The recent lockdown brought the commercial interaction of everyday life to a stop for most people in the world at almost the same time. This resulted in a general isolation that highlighted the extraordinary relevance of economic exchanges, also from a social and existential perspective. This experience showed how unfounded it is to think that exchange is just a matter of self-interest, as is believed both by those who criticize commerce for destroying social bonds and traditional ethical systems, and those who, on the contrary, unconditionally defend the market economy. This reduction of exchange to a matter of self-interest was not present in the formative stage of political economy when, in the late 18th century, the conceptualization of commerce was bound up with discussion on the origin of human society, and a richer connection between exchange, speech and sociability was conceived. It is thus a task of the utmost importance to rethink economic exchange today by reconsidering in their historical and theoretical depth the multidisciplinary debates on human nature, on the origin of sociability and of language. To this end, the project will be organised around three major axes associated with the following controversies: a) self-love and exchange in the debate on human nature; b) sociability, values and exchange in the debate on primitive societies; c) speech and exchange in the debate on the origin of language. The project will explore the connections between these different disputes which originated in Europe in the 17th century in the nascent disciplines of anthropology, linguistics, economic science. An interdisciplinary perspective will be adopted, combining the different kinds of sources ranging over time from the Essays of Montaigne to the works of Adam Smith. Thanks to this enlarged study on the origins of the modern concept of exchange, the project aims to provide a new definition of economic relationships, as well as a new hypothesis on economic agency.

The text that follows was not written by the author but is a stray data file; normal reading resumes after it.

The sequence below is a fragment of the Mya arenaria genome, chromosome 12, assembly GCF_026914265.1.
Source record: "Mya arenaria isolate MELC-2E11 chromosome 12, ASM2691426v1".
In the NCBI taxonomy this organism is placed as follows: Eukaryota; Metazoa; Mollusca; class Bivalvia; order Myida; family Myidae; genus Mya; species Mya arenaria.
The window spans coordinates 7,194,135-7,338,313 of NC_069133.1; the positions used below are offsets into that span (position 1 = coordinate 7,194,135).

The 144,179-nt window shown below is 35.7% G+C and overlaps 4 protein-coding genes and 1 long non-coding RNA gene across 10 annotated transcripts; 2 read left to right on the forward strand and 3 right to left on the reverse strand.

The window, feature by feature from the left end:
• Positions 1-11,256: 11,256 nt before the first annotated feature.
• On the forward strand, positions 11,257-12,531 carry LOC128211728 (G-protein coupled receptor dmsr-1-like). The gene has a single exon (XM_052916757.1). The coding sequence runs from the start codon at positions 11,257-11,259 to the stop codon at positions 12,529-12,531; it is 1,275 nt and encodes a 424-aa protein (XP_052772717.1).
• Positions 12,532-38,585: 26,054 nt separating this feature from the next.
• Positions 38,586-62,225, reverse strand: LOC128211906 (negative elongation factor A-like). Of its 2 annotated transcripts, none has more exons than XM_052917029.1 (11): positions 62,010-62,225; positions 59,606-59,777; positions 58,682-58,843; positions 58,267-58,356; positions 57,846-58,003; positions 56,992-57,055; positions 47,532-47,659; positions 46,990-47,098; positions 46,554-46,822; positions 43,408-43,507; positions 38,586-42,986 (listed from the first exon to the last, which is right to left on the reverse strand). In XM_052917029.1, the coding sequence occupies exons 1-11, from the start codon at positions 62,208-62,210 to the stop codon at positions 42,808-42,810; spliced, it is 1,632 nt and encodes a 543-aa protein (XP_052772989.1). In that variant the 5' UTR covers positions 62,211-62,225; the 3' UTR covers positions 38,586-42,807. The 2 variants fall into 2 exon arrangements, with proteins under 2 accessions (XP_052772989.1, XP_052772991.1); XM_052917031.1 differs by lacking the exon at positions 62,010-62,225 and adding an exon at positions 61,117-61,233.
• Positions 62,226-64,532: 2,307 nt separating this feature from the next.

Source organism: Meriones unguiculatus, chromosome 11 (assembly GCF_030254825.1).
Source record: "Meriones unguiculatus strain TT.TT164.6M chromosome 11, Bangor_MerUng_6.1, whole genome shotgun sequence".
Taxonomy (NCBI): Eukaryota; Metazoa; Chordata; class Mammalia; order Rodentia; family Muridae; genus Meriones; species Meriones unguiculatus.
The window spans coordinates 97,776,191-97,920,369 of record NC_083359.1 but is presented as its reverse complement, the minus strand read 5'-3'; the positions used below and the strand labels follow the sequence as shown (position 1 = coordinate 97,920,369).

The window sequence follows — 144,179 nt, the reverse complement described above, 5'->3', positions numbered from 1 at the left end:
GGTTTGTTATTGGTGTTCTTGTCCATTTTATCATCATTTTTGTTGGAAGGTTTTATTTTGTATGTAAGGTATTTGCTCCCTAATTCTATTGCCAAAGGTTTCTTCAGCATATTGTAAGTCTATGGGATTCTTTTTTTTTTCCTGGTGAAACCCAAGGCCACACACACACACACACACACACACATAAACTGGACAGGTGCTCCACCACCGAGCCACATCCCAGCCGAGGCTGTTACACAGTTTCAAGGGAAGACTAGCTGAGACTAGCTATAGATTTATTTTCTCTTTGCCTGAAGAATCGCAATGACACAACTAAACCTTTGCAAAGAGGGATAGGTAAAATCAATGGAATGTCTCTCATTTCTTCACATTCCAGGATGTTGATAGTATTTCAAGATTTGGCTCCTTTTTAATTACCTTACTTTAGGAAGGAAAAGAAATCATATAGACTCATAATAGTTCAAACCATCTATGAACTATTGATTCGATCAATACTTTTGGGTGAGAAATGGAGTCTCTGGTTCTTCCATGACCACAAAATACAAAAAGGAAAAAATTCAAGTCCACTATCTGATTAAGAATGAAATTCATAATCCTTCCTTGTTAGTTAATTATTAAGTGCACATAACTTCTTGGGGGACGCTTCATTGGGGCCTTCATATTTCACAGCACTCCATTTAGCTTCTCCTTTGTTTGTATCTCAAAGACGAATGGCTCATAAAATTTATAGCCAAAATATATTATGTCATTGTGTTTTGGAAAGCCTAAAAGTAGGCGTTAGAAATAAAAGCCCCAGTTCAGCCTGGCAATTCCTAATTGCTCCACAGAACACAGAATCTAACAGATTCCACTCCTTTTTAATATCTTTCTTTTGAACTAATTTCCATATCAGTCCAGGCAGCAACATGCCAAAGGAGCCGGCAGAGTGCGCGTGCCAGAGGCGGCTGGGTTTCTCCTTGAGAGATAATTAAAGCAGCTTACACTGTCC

Fields of science
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